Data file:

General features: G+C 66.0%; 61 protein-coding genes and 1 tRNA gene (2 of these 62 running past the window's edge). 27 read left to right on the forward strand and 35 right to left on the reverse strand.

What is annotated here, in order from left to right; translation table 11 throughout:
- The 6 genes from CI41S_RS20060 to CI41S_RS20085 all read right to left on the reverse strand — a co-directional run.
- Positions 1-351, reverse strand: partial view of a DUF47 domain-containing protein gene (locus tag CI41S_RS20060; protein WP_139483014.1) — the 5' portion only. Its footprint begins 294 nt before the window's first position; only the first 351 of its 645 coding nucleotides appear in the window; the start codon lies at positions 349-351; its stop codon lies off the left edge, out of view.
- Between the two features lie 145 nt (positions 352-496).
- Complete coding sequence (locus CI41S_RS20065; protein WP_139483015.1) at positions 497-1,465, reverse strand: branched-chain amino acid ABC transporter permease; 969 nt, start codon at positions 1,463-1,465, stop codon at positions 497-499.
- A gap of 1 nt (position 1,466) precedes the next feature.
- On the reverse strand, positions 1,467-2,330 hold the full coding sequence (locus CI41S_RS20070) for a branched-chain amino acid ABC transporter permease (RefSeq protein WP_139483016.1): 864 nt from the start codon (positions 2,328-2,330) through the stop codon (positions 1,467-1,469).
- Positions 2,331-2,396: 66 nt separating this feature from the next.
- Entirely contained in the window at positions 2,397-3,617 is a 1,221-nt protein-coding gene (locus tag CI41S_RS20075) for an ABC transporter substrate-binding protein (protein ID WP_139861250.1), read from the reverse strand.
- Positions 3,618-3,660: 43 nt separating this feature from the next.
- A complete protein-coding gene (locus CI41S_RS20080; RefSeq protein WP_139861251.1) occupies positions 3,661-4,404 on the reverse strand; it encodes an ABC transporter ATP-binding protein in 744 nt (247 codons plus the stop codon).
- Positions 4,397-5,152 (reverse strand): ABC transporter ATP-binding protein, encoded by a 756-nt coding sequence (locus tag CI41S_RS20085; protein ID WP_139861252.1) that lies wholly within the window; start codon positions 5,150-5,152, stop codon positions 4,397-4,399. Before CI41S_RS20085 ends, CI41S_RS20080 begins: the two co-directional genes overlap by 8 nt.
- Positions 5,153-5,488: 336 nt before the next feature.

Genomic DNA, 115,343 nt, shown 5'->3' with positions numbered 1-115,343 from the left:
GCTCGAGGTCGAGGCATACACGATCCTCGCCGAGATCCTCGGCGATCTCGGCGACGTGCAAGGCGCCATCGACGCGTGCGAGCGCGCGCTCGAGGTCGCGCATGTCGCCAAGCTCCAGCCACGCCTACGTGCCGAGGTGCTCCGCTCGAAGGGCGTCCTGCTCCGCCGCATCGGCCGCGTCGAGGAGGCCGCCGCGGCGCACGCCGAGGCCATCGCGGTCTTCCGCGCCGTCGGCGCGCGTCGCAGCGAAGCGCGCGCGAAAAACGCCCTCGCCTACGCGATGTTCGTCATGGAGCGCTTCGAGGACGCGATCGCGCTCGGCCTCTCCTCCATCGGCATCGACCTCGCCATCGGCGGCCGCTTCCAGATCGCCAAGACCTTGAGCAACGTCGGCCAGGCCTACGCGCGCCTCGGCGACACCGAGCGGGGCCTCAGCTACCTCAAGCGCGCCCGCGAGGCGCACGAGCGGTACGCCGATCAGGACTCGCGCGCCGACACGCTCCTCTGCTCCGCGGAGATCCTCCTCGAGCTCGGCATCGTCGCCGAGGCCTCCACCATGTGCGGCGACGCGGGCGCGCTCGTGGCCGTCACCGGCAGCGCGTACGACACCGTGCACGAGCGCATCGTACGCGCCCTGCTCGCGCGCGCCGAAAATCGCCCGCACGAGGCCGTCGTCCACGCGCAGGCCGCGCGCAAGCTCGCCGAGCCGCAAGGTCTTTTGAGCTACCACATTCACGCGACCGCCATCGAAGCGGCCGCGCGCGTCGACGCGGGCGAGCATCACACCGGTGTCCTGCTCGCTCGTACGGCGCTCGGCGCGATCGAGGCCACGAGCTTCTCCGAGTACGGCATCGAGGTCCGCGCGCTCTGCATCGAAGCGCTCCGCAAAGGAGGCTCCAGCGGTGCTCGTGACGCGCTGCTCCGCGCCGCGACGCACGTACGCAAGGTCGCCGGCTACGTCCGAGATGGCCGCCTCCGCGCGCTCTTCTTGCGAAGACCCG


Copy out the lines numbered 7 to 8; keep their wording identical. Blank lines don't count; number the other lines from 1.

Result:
- A gap of 1 nt (position 1,466) precedes the next feature.
- On the reverse strand, positions 1,467-2,330 hold the full coding sequence (locus CI41S_RS20070) for a branched-chain amino acid ABC transporter permease (RefSeq protein WP_139483016.1): 864 nt from the start codon (positions 2,328-2,330) through the stop codon (positions 1,467-1,469).